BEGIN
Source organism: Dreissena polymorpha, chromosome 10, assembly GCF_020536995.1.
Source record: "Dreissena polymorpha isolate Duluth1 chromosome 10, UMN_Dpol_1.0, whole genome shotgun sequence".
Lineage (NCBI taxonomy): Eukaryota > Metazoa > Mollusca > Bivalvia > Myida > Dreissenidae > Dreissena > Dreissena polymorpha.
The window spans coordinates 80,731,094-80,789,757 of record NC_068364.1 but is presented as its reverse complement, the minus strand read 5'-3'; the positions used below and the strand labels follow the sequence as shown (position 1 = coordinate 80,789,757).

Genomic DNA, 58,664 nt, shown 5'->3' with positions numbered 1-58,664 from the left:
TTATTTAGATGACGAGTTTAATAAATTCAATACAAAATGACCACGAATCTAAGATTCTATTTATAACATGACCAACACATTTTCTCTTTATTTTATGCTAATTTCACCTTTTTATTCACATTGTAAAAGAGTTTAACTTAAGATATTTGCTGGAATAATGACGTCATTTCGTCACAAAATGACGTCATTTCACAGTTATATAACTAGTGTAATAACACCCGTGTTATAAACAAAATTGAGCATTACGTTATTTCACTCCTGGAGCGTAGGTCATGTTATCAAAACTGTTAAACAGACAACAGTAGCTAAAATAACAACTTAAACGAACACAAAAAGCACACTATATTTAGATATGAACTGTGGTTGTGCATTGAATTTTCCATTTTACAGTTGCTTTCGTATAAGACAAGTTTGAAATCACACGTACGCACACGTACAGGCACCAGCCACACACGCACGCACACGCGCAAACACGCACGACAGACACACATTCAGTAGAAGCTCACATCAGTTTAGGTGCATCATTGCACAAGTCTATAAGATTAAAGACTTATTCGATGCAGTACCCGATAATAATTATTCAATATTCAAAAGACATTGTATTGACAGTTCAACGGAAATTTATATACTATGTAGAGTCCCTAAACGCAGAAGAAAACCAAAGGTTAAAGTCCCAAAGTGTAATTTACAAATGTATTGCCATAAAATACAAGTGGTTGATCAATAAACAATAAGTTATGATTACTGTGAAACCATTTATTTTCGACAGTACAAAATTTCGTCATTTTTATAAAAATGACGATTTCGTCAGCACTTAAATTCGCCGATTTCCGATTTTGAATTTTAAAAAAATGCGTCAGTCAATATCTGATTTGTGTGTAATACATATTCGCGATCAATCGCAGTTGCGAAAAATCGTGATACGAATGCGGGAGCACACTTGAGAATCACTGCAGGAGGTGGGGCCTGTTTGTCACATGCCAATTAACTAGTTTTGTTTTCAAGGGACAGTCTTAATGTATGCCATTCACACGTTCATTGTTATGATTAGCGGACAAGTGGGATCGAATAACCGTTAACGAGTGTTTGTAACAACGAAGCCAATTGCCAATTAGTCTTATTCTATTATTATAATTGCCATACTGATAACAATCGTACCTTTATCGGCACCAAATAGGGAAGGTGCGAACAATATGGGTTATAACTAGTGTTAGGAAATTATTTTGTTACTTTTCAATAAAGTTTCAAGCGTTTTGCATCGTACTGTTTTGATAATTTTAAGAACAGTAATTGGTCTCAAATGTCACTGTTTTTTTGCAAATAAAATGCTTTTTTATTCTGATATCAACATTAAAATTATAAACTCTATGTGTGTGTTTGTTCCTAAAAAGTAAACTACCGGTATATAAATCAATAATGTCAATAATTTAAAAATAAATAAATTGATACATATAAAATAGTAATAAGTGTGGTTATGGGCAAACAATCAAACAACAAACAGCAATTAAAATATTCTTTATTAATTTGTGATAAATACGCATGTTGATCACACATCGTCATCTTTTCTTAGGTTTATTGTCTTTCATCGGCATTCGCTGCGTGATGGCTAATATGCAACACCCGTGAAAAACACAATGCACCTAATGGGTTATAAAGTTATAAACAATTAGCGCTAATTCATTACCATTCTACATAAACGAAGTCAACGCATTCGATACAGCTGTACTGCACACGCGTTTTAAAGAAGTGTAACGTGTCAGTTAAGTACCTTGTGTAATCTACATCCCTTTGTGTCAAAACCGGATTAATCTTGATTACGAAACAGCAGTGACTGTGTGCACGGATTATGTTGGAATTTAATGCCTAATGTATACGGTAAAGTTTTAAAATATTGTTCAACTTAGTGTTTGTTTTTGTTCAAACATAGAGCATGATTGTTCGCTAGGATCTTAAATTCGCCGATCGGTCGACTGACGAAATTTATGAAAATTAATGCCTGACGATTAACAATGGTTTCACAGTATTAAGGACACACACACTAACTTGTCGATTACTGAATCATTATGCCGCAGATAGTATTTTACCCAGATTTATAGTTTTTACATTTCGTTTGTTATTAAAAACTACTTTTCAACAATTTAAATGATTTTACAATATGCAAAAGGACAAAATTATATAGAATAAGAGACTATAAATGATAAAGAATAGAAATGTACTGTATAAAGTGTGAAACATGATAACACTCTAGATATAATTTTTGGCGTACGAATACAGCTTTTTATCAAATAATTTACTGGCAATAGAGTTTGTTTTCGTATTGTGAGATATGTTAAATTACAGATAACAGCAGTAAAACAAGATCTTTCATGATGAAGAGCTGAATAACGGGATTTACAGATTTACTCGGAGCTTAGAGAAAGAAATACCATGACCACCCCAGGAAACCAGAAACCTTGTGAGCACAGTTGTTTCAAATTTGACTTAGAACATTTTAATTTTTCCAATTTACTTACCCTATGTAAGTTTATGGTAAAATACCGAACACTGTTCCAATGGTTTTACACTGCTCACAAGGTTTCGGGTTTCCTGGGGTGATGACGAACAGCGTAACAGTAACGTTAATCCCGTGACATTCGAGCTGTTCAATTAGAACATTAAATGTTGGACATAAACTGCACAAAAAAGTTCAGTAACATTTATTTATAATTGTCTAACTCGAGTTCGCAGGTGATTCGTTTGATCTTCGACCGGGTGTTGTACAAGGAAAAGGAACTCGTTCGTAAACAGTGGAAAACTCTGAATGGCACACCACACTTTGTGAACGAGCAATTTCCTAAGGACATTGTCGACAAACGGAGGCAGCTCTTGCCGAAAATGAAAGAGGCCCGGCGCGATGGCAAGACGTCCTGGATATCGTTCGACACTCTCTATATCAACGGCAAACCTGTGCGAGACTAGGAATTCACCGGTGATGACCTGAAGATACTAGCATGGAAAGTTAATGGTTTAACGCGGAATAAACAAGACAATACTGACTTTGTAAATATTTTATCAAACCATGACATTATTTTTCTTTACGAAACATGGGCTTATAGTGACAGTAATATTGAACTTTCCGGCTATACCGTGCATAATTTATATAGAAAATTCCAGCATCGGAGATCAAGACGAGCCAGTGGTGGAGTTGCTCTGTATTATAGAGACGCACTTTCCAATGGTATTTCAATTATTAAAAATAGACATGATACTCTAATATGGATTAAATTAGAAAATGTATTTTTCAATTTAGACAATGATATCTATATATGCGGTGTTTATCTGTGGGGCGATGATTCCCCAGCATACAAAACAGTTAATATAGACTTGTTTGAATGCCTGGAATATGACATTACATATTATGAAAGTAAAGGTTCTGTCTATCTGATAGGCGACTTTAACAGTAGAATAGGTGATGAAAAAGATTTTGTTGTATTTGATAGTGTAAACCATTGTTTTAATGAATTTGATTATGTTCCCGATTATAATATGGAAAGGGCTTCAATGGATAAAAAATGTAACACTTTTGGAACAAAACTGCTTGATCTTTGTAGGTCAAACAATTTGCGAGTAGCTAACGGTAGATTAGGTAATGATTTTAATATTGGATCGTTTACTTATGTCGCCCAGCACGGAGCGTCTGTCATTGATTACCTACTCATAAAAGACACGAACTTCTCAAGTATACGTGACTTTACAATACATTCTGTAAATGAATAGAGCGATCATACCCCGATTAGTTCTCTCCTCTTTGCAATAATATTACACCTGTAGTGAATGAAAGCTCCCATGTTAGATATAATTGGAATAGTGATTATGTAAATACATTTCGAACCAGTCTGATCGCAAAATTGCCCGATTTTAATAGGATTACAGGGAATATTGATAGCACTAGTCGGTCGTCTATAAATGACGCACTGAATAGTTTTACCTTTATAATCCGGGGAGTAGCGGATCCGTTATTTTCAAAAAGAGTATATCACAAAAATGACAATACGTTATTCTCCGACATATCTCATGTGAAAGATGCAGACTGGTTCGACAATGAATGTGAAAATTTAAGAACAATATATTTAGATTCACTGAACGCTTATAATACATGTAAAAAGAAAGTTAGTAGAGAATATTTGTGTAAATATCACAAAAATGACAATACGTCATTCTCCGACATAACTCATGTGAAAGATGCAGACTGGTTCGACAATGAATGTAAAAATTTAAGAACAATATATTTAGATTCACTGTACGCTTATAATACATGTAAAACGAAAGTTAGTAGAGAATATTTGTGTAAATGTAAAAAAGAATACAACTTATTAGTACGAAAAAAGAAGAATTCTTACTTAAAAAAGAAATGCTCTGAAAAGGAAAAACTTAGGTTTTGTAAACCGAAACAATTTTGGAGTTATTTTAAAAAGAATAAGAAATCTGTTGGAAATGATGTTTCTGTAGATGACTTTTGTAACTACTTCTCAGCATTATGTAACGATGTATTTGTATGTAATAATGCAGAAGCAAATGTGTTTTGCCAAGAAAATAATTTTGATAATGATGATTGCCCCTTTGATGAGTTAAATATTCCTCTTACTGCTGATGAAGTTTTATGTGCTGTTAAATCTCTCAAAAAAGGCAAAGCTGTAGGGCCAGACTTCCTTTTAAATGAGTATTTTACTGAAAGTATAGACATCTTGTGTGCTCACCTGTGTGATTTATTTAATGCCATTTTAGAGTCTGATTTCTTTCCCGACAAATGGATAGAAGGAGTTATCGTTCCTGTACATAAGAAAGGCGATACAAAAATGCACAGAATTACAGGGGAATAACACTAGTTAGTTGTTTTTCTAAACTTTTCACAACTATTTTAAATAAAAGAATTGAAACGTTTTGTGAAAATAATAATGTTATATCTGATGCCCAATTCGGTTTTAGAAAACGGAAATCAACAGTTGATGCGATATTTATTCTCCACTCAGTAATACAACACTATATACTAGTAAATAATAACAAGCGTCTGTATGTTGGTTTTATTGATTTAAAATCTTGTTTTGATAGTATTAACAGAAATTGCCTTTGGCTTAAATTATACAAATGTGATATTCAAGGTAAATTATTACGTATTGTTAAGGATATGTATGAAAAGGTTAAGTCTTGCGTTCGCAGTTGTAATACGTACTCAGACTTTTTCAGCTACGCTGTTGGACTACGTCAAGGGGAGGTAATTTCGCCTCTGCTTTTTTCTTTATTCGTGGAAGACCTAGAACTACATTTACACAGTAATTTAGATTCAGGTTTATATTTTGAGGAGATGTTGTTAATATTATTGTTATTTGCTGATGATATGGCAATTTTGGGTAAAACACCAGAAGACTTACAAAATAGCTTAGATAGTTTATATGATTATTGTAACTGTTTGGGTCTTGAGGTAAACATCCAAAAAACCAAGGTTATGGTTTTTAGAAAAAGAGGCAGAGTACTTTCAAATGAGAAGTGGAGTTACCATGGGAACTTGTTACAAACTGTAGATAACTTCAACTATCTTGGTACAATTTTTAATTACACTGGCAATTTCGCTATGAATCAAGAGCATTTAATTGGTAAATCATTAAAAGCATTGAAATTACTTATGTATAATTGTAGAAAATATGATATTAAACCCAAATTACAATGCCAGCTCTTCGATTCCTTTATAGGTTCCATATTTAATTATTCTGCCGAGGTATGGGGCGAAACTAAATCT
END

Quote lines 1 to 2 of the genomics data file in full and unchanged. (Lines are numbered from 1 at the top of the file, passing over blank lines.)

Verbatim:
Source organism: Dreissena polymorpha, chromosome 10, assembly GCF_020536995.1.
Source record: "Dreissena polymorpha isolate Duluth1 chromosome 10, UMN_Dpol_1.0, whole genome shotgun sequence".